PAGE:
A migrant on board the Ocean Viking looks out at the Mediterranean while waiting for a place of safety in which to disembark | Photo: Anthony Jean / SOS Mediterranee @SOSMedIntl
A migrant on board the Ocean Viking looks out at the Mediterranean while waiting for a place of safety in which to disembark | Photo: Anthony Jean / SOS Mediterranee @SOSMedIntl

The private rescue ship Ocean Viking is carrying 116 rescued migrants on board in the central Mediterranean following two separate rescues. The crew say they have sent requests for docking and are waiting for a place of safety in order to disembark the migrants soon, as storms approach.

Floating in the central Mediterranean, the crew of the Ocean Viking have made "four requests in four days" for a place of safety in order to disembark the 116 migrants they have on board, after two rescues picked up first 10, then 106 migrants from small vessels in international waters. The rescue operation took place towards the end of last week.

"The weather in the central Mediterranean is strongly deteriorating now and in the days to come," tweeted the humanitarian rescue organization SOS Mediterranee, which runs Ocean Viking, on Sunday, March 19.

Stormy weather ahead

According to an Italian weather website, provided by the country's 24 hour news channel TG24, rain, clouds and wind are forecast later on March 22, with a wind alarm put out for the south and west of the Italian island of Sicily. The seas are expected to be "rough to very rough," confirmed meteo.it.

A screen shot from the Italian Ministry of Defense weather website Meteo Aeronautica showing rough seas to the south of Sicily | Source: Screenshot Meteoam.it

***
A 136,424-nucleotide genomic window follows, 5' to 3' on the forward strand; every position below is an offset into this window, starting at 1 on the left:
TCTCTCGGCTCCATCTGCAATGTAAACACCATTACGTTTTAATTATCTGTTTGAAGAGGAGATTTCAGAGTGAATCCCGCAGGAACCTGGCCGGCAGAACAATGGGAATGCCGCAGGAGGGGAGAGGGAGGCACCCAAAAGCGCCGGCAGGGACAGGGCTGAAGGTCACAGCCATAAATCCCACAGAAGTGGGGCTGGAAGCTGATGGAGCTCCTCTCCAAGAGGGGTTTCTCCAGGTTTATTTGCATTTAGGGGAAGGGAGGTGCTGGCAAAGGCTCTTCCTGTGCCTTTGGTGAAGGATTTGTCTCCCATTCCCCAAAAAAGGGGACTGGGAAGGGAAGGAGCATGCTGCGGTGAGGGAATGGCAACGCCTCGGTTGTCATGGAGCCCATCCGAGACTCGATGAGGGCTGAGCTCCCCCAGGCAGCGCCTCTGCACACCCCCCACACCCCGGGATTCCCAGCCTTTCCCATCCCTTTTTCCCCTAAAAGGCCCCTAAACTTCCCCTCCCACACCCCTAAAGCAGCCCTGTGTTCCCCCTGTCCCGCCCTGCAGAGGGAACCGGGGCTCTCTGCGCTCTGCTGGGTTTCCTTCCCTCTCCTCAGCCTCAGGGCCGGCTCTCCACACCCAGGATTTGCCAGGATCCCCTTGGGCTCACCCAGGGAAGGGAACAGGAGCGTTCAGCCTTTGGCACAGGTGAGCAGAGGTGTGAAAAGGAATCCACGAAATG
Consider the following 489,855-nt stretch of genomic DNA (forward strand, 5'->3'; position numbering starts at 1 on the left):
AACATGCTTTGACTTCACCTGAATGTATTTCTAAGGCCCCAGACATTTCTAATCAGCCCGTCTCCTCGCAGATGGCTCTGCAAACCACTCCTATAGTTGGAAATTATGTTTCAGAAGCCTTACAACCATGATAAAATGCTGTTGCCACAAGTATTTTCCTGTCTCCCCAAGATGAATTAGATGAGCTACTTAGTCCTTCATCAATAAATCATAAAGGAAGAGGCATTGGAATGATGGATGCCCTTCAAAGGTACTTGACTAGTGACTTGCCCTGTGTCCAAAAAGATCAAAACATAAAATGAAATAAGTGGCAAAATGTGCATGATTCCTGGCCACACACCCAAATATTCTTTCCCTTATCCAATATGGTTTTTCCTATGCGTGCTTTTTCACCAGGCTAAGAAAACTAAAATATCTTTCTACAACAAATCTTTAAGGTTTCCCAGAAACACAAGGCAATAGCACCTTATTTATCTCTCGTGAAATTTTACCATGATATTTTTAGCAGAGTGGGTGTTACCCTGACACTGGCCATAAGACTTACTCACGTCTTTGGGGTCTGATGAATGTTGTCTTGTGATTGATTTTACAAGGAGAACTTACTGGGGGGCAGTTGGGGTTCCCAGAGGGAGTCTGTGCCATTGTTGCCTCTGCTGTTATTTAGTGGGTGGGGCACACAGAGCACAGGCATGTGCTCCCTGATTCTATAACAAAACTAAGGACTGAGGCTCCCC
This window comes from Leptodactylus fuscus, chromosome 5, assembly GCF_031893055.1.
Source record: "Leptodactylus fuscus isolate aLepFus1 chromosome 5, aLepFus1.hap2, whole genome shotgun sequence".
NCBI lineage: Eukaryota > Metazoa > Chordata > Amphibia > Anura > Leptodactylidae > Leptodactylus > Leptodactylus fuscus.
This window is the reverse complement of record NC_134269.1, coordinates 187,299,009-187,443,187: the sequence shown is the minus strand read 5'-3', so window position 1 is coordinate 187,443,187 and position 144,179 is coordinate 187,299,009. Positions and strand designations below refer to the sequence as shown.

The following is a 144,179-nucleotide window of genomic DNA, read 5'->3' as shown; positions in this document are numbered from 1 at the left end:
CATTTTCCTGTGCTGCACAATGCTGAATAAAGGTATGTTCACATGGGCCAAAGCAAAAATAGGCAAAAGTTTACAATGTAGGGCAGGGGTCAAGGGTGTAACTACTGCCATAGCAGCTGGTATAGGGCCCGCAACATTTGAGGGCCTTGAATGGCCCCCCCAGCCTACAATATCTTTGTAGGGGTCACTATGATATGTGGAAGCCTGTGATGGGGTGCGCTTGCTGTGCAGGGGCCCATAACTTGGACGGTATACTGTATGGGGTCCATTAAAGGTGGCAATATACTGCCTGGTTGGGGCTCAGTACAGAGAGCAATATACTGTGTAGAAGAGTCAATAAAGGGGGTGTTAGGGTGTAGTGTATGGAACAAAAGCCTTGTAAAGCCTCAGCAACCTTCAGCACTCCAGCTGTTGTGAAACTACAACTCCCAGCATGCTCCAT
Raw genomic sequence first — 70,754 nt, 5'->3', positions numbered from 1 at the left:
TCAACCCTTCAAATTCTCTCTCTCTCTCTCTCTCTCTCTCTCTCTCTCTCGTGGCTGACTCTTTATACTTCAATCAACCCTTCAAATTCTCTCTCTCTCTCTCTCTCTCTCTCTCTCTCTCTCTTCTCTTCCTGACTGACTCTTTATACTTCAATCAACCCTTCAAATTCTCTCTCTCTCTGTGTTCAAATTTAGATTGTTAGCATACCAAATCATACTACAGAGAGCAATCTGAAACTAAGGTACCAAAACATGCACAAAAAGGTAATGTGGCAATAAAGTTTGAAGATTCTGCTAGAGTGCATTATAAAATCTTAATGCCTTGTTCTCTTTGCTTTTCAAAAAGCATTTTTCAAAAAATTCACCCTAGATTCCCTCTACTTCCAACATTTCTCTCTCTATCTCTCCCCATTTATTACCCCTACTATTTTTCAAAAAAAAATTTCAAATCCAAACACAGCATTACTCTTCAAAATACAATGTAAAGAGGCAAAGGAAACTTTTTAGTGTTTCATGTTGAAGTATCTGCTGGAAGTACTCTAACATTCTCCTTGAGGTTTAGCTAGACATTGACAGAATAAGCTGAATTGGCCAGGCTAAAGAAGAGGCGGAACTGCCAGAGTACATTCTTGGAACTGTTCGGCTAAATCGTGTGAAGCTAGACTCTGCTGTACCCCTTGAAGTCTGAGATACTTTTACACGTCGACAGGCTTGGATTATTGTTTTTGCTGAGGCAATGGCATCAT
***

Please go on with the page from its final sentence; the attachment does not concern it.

A screen shot from the Italian Ministry of Defense weather website Meteo Aeronautica showing rough seas to the south of Sicily | Source: Screenshot Meteoam.it

A second weather site, Il Meteo.it also said that strong north-west winds were expected around Sicily, and that the seas would be "very rough." Winds in the Straits of Sicily were expected to reach 23 knots, it said.

The Italian Ministry of Defense also provides a weather website called Meteo Aeronautica, where it predicted that the seas between Sicily and Libya and around the Italian island of Lampedusa will become rough on Monday, March 22 because of storms already underway, with more storms more expected later.

'Several...in a state of strong emotional distress'

On board the boat are men, women and children, according to reports. SOS Mediterranee said that during the second rescue at the weekend, one person had "fallen unconscious" as they were brought on to the Ocean Viking ship, and that "several [other] survivors were in a state of strong emotional distress."

The crew reported that the person who had fallen unconscious was now recovering.

Italian right-wing newspaper Il Giornale, meanwhile noted that since the new Italian government started work on February 13 under Prime Minister Mario Draghi, two NGO rescue boats had been allowed to disembark migrants in Italy.

Decisions at sea

On March 18, SOS Mediterranee reported that one person on board the boat that had been carrying ten people "expressed the will not to be brought to the Ocean Viking and to go back to Libya."

They said that their team had "provided a lifejacket for safety purposes and the person was evacuated by the Libyan coastguard onboard their patrol vessel."